PIA01233: Photopolarimeter/Radiometer (PPR) Temperature Map of Great Red Spot


Photopolarimeter/Radiometer (PPR) Temperature Map of Great Red Spot

Caption:

This map shows temperatures for the region around Jupiter's Great Red Spot and an area to the northwest. The center of the Great Red Spot appears colder than the surrounding areas, and actually is colder than any other place in Jupiter's atmosphere. The center of the spot is a region where winds bring gases up from underneath. The ammonia in the rising air condenses as it comes up and so forms tall thick clouds, much the same way as rising air in the Earth's atmosphere over moist areas forms high water clouds. It is a little warmer to the immediate east and west of the spot, where the uprising winds are weaker. To the south is a warm area where winds are generally descending and clearer of clouds. The northwestern area in this map shows atmosphere that is much warmer and drier, and the gases there are descending, so it is much clearer of clouds. This map corresponds to a level in Jupiter's atmosphere where the pressure is only 1/4 of the Earth's at sea level (250 millibars), the same as it is near 1200 meters (40,000 feet) above sea level in the Earth. This map was made from data taken by the Photopolarimeter/Radiometer (PPR) instrument on June 26, 1996.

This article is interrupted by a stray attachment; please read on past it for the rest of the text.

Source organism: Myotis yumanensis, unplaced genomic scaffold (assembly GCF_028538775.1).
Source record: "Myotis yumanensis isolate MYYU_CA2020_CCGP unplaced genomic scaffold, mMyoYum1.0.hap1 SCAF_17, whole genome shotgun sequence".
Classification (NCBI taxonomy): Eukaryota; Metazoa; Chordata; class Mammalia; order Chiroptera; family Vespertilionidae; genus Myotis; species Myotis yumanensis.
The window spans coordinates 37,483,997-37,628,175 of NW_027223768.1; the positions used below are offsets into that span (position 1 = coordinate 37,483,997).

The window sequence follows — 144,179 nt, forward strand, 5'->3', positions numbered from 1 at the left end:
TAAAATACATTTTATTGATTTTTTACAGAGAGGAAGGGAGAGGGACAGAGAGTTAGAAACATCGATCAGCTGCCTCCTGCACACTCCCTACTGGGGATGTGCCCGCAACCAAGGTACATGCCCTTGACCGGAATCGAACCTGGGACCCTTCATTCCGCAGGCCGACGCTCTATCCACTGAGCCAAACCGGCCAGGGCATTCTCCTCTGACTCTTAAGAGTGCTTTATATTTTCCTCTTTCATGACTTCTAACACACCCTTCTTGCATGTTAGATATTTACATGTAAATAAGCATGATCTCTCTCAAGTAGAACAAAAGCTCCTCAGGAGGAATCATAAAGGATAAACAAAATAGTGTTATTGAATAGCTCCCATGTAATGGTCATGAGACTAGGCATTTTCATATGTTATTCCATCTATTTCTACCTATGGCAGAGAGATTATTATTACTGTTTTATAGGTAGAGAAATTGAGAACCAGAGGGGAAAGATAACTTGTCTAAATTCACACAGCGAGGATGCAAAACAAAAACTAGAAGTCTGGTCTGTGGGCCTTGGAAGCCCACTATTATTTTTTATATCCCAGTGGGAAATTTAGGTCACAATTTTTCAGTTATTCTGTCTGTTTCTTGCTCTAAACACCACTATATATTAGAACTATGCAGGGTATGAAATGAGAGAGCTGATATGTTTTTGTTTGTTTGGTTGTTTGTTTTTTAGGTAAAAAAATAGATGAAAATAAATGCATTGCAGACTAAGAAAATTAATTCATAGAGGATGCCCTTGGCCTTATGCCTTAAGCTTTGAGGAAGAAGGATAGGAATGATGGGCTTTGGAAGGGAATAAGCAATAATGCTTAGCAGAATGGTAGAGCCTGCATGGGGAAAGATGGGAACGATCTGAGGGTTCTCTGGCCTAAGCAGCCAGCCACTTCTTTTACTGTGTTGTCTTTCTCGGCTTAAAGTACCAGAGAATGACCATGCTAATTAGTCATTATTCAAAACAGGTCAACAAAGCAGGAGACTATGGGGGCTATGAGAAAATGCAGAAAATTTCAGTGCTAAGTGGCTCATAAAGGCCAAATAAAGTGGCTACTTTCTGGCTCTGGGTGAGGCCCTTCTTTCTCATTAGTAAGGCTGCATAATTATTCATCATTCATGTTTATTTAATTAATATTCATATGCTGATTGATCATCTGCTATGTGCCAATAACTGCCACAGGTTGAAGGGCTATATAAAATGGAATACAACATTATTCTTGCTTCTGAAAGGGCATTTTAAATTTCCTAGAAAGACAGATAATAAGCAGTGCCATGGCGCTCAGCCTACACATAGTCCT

Background Info:

JPL manages the Galileo mission for NASA's Office of Space Science, Washington, D.C.

This image and other images and data received from Galileo are posted on the World Wide Web, on the Galileo mission home page at URL http://galileo.jpl.nasa.gov.

Cataloging Keywords:

Name Value Additional Values
Target Jupiter Earth
System Jupiter Earth
Target Type Planet Earth
Mission Galileo
Instrument Host Galileo Orbiter
Host Type Orbiter
Instrument Photopolarimeter-Radiometer
Detector
Extra Keywords Ammonia, Atmosphere, Color, Map, Storm, Water
Acquisition Date
Release Date 1998-04-02
Date in Caption 1996-06-26
Image Credit NASA/JPL
Source photojournal.jpl.nasa.gov/catalog/PIA01233
Identifier PIA01233